From daft ideas come brilliant solutions

Ideation is a key element of the NoTosh Design Thinking process – quite simply, coming up with lots of great ideas in an environment where the only thing that’s limited is the time you can take!

The 100 Ideas Challenge is a great one to try out with your team. Once you’ve identified and agreed the problem you want to solve, or the challenge you’re facing, here’s what you do:

  • Put everyone into small teams
  • Equip each team with a large sheet of paper
  • Assign a scribe within each team
  • Set a 10 minute time limit (remember to appoint a time-keeper!)
  • Give regular warnings as time starts to run out
  • Count the ideas and offer a prize to the team with the most
  • Celebrate everyone’s efforts!

Those are the practicalities, but remember that the idea is to give people the freedom to be exploratory, imaginative and creative with no negative judgment – ideas are recorded but not, at this stage, discussed. As a result, participants are working in a safe and open environment where their ideas are treated with respect and this, in turn, fosters more open and creative thinking.

Talk to us about other Ideation strategies from NoTosh, or try some of these 10 minute activities at your next meeting:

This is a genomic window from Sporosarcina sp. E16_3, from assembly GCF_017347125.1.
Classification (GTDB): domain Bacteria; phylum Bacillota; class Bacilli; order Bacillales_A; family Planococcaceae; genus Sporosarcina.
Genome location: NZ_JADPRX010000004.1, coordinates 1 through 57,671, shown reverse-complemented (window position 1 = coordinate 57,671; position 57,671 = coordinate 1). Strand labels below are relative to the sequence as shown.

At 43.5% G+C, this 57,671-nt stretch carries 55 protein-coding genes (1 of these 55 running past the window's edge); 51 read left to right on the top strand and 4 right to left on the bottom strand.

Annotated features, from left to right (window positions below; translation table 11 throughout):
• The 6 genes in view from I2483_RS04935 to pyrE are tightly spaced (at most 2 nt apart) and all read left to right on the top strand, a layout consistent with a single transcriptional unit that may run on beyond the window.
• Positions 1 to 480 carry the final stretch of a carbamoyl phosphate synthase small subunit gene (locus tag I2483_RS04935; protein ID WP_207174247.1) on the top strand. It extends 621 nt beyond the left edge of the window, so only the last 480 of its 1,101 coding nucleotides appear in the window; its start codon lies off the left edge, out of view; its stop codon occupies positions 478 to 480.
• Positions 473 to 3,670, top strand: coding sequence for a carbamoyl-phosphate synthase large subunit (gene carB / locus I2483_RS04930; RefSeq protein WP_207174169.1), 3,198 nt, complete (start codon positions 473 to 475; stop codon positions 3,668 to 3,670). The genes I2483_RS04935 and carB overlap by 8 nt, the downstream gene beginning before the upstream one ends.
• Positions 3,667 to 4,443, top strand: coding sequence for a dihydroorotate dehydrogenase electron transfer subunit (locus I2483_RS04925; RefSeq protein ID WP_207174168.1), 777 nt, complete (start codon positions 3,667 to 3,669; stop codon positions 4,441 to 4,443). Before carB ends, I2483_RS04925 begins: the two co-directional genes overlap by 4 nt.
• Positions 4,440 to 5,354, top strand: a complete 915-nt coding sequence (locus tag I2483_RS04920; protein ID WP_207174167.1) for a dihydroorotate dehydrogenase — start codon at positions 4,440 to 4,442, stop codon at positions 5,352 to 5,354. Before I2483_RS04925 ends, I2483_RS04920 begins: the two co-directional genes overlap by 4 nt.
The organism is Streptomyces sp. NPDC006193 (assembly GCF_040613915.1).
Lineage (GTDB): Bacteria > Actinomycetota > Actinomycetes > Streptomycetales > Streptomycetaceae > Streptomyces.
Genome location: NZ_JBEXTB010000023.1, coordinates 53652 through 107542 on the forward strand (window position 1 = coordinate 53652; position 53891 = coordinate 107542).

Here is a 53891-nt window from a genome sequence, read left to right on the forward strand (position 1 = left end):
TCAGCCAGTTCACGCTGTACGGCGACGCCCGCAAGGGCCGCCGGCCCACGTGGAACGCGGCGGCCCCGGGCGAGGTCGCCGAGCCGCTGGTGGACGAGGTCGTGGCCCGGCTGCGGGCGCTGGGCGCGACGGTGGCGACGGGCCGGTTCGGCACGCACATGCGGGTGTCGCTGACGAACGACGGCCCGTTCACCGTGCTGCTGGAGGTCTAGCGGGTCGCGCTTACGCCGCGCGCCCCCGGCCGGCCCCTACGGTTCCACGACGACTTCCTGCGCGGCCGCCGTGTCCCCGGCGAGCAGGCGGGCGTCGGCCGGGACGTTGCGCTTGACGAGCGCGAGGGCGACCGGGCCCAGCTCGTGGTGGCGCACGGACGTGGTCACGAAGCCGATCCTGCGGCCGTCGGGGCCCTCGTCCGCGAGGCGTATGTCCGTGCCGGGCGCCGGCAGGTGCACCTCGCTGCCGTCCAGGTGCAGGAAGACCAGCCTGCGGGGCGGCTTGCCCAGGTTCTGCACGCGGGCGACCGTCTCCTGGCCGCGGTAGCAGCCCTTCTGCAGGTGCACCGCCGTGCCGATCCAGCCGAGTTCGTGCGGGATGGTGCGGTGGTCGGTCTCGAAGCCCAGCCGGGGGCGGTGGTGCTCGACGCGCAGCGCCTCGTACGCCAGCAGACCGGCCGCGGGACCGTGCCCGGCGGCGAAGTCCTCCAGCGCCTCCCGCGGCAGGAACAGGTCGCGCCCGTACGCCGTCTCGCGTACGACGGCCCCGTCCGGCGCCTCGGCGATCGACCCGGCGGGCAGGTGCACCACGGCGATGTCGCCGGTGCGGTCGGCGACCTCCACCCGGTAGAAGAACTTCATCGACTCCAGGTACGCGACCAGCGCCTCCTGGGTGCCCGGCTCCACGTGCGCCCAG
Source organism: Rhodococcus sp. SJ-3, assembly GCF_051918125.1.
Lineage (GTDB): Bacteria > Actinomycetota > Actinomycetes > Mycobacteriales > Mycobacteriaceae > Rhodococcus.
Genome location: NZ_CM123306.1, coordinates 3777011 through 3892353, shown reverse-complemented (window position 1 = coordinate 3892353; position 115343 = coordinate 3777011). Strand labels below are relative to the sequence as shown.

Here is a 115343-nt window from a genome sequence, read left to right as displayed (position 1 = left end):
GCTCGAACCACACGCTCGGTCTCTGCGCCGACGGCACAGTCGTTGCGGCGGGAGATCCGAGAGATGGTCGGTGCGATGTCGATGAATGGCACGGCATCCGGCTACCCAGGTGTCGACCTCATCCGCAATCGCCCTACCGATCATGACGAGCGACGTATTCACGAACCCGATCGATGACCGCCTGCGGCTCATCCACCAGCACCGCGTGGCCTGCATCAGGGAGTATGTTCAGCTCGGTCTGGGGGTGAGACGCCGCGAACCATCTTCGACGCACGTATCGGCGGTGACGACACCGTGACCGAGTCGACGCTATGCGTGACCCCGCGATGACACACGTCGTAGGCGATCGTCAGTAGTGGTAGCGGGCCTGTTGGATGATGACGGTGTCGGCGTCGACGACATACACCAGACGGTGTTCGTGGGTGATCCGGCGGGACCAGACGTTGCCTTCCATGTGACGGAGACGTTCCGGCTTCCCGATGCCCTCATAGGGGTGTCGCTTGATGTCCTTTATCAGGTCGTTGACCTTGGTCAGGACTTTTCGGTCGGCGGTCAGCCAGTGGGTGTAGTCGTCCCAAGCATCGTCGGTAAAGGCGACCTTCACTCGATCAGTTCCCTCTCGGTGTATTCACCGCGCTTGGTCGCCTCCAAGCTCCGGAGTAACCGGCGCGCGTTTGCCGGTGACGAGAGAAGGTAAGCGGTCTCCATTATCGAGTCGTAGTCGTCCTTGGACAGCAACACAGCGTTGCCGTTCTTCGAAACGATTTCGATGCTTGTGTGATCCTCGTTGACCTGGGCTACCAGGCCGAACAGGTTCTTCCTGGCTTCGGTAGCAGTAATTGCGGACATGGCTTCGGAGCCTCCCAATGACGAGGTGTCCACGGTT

• ‘Best Ideas, Worst Ideas’: what's the worst possible idea to solve your problem? Is there something ingenious just under the surface of the terrible ideas you generate?
  • Random input creativity: put your finger into the dictionary, and use the next noun you spot as a stimulus for five minutes of ideation.
  • With Crazy Eights, each member of your team places 8 post-it notes on their table. Each person then spends only 40 seconds on each post-it drawing a different solution to your problem. At the end, see which ideas from around the table combine to create new concepts.
  • Forced Morphological Connections can create new ideas from old clothes. Along the top of a table write down all the components that make up the area you're ideating in (location, curriculum, timescale, partners...) and then under each category write all the possible ingredients (e.g. Location: in a classroom, on a boat, in the park, in a car...). Then link one ingredient per category along the line to create a new idea (e.g. a canalboat class that visits a different village every day, using the entrepreneurs in each village to shape a personalised curriculum for our students).
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Ewan McIntosh

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